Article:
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Issue 17 Out Now

The World of Black Cosplay: A Vehicle to Explore Who You Are

Camilla from A Bad Case of Stripes, 2019. Photo by Mimi

It is still Black History Month, an annual observance more commonly associated with figures like Martin Luther King Jr., Harriet Tubman, or Rosa Parks but for many black cosplayers, it’s a moment to honor characters like Black Panther, Storm, Mace Windu, and more. This month brings black cosplayers across social media platforms together to amplify their voice and productions by contributing to #28daysofblackcosplay, created by fellow cosplayer Chaka Cumberbatch-Tinsley

Cosplay, a blend of the words “costume play”, is an art form that first was coined in June 1983. In an article for the Japanese magazine “My Anime”, Nobuyuki Takahashi of Studio Hard recounted his experience after he attended the World Science Fiction Convention in Los Angeles; referring to Japanese fans dressing up as characters from anime and manga. Nowadays this activity crosses fandoms (anime and manga, superheroes, or non-Japanese cartoon characters) and has blossomed into an inclusive community at face value, but for many black cosplayers is divided.

This very fact is what sparked the hashtag that garnered momentum on social media in 2015 and is very much alive today. In a 2019 article with Chaka Cumberbatch-Tinsley for Essence, she shares her three main purposes for creating it in the first place.

“It’s always been about carving out space for Black cosplayers to be acknowledged and seen, as the mainstream cosplay media at the time was very one-note. I was tired of hearing people say that there weren’t very many Black cosplayers when I knew there were tons of us. It was an excuse and not a very good one at that. I take solace in the fact that five years later, it’s an excuse that no one will ever buy again.”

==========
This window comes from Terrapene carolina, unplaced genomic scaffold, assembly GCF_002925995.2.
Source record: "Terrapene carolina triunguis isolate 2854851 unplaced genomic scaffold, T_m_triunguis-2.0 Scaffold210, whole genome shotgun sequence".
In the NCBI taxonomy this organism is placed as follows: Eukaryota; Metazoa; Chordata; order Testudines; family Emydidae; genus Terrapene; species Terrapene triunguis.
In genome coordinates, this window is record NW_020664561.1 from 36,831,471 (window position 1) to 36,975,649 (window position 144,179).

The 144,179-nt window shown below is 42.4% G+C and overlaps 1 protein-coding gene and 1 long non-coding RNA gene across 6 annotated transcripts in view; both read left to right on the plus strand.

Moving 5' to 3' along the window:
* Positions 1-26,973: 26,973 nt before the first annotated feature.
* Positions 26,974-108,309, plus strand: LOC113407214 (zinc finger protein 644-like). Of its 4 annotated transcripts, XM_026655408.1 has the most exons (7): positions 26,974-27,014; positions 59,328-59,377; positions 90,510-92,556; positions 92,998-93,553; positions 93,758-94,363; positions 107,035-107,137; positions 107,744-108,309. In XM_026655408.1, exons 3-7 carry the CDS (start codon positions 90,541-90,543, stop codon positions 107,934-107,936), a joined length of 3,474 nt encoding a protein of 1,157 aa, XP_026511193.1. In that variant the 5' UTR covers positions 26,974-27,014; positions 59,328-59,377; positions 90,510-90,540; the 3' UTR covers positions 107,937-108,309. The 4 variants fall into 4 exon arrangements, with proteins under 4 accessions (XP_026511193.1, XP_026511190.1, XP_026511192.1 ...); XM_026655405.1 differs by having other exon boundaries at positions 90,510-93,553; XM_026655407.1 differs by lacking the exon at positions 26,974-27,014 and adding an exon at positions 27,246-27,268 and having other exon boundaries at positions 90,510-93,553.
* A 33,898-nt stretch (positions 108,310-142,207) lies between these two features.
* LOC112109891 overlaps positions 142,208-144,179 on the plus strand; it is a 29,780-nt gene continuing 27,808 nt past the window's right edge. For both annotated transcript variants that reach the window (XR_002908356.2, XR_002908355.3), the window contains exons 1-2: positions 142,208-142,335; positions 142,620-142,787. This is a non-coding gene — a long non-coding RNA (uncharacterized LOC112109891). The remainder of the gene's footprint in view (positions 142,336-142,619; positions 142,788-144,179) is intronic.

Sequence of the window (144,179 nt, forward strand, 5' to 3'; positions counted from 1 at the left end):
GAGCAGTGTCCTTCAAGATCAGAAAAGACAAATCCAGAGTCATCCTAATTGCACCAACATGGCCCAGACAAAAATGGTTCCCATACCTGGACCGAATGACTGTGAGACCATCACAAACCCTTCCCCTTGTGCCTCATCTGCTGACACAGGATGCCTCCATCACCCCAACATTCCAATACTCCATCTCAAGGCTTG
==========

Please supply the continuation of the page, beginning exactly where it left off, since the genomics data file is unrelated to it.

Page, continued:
The truth is that the cosplay community is extremely diverse, but the lack of ethnic representation stems from a shortage of black people playing these cherished characters in anime, manga, superhero movies, or non-Japanese cartoons. The unfair belief that cosplayers are only allowed to be a particular race is what many black cosplay artists face daily and are often targeted online by racist comments. Mimi the Nerd, a writer, black cosplayer, and makeup artist described her experience of “Cosplaying While Black”

“One comment that comes up a lot is when some people say I cannot cosplay a certain character because the character is not black. This is pure ignorance. Any cosplay is a person’s take on a character, not an exact mirror image of the character. How someone wants to represent a character is completely up to them.”

Even Millie George, who’s been making her own costumes for years, agrees “You’re being a character. That character isn’t a real person, so it isn’t important to necessarily be everything that character is.”

These comments are the reasons why cosplayers like Cumberbatch-Tinsley created and others like Kiera Please, participate in the 28-day challenge that breaks down the racism in the community and strives to celebrate the melanated artists creating a space to bring forth conversations of equality and real inclusion.

Cosplay for many is a way to find your own voice and pay homage to the characters that you love. It’s a means of expression, creativity, and vehicle to explore who you are in different suits. It’s the product of that one moment you might have had growing up watching or reading about these fantastic characters and worlds that they reside in where you thought, “Wow, I wish I could do that.” That moment is not limited to one group of people but can be shared by all.


Cosplaying While Black: Tips, And Inspiration. “Cosplaying While Black: Tips, Tales, And Inspiration | Make:”. Make: DIY Projects And Ideas For Makers, 2020, Accessed 17 Feb 2021.

#28Daysofblackcosplay At The Mary Sue Day One, Part One”. The Mary Sue, 2021, Accessed 17 Feb 2021.


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